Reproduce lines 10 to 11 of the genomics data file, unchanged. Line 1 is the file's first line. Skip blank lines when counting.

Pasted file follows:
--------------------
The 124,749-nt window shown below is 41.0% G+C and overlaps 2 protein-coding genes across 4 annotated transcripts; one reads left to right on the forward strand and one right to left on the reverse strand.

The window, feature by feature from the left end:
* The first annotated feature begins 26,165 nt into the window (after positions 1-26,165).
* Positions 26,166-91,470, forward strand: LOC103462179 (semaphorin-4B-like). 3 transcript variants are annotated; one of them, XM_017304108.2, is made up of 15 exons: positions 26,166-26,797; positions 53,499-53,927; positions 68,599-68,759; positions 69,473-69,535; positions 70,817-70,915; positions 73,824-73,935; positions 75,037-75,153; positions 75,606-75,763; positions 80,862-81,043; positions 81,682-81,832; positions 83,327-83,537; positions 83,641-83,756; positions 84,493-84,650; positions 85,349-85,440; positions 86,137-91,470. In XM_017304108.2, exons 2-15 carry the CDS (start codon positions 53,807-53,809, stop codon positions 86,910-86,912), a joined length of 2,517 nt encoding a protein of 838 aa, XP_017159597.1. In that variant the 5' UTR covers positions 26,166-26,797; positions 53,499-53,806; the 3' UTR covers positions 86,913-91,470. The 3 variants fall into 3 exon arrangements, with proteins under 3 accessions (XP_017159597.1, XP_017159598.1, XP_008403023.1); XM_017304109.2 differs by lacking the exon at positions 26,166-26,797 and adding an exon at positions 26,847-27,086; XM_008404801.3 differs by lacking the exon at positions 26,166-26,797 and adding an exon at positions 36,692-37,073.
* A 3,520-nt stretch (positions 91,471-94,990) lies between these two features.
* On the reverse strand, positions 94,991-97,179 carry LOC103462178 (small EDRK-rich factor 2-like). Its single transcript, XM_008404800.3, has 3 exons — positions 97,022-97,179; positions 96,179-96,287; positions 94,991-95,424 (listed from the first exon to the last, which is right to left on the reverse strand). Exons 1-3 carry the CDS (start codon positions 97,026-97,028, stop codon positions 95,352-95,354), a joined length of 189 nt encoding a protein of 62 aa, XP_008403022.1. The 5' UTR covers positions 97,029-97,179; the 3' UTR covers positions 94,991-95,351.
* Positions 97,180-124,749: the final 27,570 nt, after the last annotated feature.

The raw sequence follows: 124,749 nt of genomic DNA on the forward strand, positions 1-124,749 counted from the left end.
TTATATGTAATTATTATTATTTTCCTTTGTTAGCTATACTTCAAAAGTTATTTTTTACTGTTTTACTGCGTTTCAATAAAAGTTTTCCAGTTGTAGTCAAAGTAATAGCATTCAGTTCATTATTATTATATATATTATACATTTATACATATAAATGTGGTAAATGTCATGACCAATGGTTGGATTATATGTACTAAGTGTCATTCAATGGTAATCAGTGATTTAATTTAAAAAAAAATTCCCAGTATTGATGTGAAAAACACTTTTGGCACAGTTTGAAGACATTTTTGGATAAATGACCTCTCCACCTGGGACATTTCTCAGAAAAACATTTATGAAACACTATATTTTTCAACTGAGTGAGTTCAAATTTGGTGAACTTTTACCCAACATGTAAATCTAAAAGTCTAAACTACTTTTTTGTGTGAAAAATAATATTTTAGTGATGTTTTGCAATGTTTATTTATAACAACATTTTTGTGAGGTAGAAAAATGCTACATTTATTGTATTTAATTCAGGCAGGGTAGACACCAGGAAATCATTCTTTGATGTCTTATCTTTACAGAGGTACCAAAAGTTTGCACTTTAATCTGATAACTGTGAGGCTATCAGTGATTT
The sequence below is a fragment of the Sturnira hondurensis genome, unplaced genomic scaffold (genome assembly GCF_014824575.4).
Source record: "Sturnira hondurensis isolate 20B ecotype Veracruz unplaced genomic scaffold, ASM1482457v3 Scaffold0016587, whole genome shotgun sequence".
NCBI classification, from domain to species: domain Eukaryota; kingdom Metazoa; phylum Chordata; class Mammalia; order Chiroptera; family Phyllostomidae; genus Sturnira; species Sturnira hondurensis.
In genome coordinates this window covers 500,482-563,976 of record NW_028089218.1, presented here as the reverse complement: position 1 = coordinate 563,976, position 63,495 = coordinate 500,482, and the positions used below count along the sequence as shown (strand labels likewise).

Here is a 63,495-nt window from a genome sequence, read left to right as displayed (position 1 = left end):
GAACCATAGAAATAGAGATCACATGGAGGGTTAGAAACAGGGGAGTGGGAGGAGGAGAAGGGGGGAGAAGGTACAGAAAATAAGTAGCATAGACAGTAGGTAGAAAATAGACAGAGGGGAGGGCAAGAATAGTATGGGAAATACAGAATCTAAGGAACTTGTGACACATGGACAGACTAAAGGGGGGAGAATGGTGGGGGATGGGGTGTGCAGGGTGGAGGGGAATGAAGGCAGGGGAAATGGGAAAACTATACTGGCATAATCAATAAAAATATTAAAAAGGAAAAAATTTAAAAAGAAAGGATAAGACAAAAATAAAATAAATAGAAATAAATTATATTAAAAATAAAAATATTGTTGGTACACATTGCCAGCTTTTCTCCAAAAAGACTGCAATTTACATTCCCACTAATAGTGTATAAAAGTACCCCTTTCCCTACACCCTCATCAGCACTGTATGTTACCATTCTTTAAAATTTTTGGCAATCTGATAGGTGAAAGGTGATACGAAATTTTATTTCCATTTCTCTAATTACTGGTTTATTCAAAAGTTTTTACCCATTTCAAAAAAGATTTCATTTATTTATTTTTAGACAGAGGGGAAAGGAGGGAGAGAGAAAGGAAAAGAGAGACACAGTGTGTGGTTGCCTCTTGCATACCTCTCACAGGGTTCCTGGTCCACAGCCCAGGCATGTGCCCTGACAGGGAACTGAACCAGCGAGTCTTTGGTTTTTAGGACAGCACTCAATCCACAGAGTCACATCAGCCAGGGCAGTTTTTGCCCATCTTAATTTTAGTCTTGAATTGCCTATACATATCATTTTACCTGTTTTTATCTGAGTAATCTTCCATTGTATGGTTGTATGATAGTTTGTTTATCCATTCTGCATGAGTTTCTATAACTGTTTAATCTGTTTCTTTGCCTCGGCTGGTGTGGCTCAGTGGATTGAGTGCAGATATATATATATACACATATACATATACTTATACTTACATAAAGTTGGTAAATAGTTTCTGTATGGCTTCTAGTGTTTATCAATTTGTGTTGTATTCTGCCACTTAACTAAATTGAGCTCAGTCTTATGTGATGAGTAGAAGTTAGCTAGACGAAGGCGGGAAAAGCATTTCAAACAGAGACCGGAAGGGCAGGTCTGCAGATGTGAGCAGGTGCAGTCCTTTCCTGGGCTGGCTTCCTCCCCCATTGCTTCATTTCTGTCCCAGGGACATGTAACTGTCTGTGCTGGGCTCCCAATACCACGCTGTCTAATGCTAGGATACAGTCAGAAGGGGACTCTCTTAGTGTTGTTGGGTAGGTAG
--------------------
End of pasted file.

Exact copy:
The sequence below is a fragment of the Sturnira hondurensis genome, unplaced genomic scaffold (genome assembly GCF_014824575.4).
Source record: "Sturnira hondurensis isolate 20B ecotype Veracruz unplaced genomic scaffold, ASM1482457v3 Scaffold0016587, whole genome shotgun sequence".